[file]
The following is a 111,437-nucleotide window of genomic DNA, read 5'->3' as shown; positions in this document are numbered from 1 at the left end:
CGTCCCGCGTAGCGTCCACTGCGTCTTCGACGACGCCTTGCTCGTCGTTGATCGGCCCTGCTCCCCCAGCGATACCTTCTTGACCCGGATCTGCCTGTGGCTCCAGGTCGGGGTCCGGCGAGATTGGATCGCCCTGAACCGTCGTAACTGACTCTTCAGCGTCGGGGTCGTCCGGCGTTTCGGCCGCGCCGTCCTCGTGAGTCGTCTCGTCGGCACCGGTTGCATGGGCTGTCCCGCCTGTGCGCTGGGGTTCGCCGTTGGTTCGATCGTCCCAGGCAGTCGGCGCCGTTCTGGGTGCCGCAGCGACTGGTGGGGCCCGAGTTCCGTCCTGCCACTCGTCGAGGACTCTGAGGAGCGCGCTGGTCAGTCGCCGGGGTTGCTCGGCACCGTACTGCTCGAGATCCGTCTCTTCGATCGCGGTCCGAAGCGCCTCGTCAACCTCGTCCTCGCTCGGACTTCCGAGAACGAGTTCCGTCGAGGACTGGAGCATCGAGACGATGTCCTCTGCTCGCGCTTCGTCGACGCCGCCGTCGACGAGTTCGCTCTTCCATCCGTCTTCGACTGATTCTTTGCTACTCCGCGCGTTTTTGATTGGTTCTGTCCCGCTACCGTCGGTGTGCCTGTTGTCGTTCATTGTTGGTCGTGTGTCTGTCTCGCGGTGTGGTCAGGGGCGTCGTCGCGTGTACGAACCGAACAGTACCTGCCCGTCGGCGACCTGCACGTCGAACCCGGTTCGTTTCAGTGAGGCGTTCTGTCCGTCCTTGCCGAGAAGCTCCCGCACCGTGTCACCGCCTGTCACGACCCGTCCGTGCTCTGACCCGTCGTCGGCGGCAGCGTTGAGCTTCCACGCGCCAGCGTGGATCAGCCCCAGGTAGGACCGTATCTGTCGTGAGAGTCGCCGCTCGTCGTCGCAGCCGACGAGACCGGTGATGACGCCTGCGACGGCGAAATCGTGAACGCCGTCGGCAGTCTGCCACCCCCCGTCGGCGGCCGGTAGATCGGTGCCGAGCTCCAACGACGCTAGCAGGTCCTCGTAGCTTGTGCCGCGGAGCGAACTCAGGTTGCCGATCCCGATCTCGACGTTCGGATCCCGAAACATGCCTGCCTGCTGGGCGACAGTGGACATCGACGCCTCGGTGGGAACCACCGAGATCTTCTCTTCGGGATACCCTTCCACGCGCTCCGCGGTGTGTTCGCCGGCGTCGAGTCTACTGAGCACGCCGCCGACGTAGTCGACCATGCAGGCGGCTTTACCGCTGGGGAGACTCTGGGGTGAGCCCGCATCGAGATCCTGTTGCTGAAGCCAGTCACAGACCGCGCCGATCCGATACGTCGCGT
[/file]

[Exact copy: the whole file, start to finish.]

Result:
The following is a 111,437-nucleotide window of genomic DNA, read 5'->3' as shown; positions in this document are numbered from 1 at the left end:
CGTCCCGCGTAGCGTCCACTGCGTCTTCGACGACGCCTTGCTCGTCGTTGATCGGCCCTGCTCCCCCAGCGATACCTTCTTGACCCGGATCTGCCTGTGGCTCCAGGTCGGGGTCCGGCGAGATTGGATCGCCCTGAACCGTCGTAACTGACTCTTCAGCGTCGGGGTCGTCCGGCGTTTCGGCCGCGCCGTCCTCGTGAGTCGTCTCGTCGGCACCGGTTGCATGGGCTGTCCCGCCTGTGCGCTGGGGTTCGCCGTTGGTTCGATCGTCCCAGGCAGTCGGCGCCGTTCTGGGTGCCGCAGCGACTGGTGGGGCCCGAGTTCCGTCCTGCCACTCGTCGAGGACTCTGAGGAGCGCGCTGGTCAGTCGCCGGGGTTGCTCGGCACCGTACTGCTCGAGATCCGTCTCTTCGATCGCGGTCCGAAGCGCCTCGTCAACCTCGTCCTCGCTCGGACTTCCGAGAACGAGTTCCGTCGAGGACTGGAGCATCGAGACGATGTCCTCTGCTCGCGCTTCGTCGACGCCGCCGTCGACGAGTTCGCTCTTCCATCCGTCTTCGACTGATTCTTTGCTACTCCGCGCGTTTTTGATTGGTTCTGTCCCGCTACCGTCGGTGTGCCTGTTGTCGTTCATTGTTGGTCGTGTGTCTGTCTCGCGGTGTGGTCAGGGGCGTCGTCGCGTGTACGAACCGAACAGTACCTGCCCGTCGGCGACCTGCACGTCGAACCCGGTTCGTTTCAGTGAGGCGTTCTGTCCGTCCTTGCCGAGAAGCTCCCGCACCGTGTCACCGCCTGTCACGACCCGTCCGTGCTCTGACCCGTCGTCGGCGGCAGCGTTGAGCTTCCACGCGCCAGCGTGGATCAGCCCCAGGTAGGACCGTATCTGTCGTGAGAGTCGCCGCTCGTCGTCGCAGCCGACGAGACCGGTGATGACGCCTGCGACGGCGAAATCGTGAACGCCGTCGGCAGTCTGCCACCCCCCGTCGGCGGCCGGTAGATCGGTGCCGAGCTCCAACGACGCTAGCAGGTCCTCGTAGCTTGTGCCGCGGAGCGAACTCAGGTTGCCGATCCCGATCTCGACGTTCGGATCCCGAAACATGCCTGCCTGCTGGGCGACAGTGGACATCGACGCCTCGGTGGGAACCACCGAGATCTTCTCTTCGGGATACCCTTCCACGCGCTCCGCGGTGTGTTCGCCGGCGTCGAGTCTACTGAGCACGCCGCCGACGTAGTCGACCATGCAGGCGGCTTTACCGCTGGGGAGACTCTGGGGTGAGCCCGCATCGAGATCCTGTTGCTGAAGCCAGTCACAGACCGCGCCGATCCGATACGTCGCGT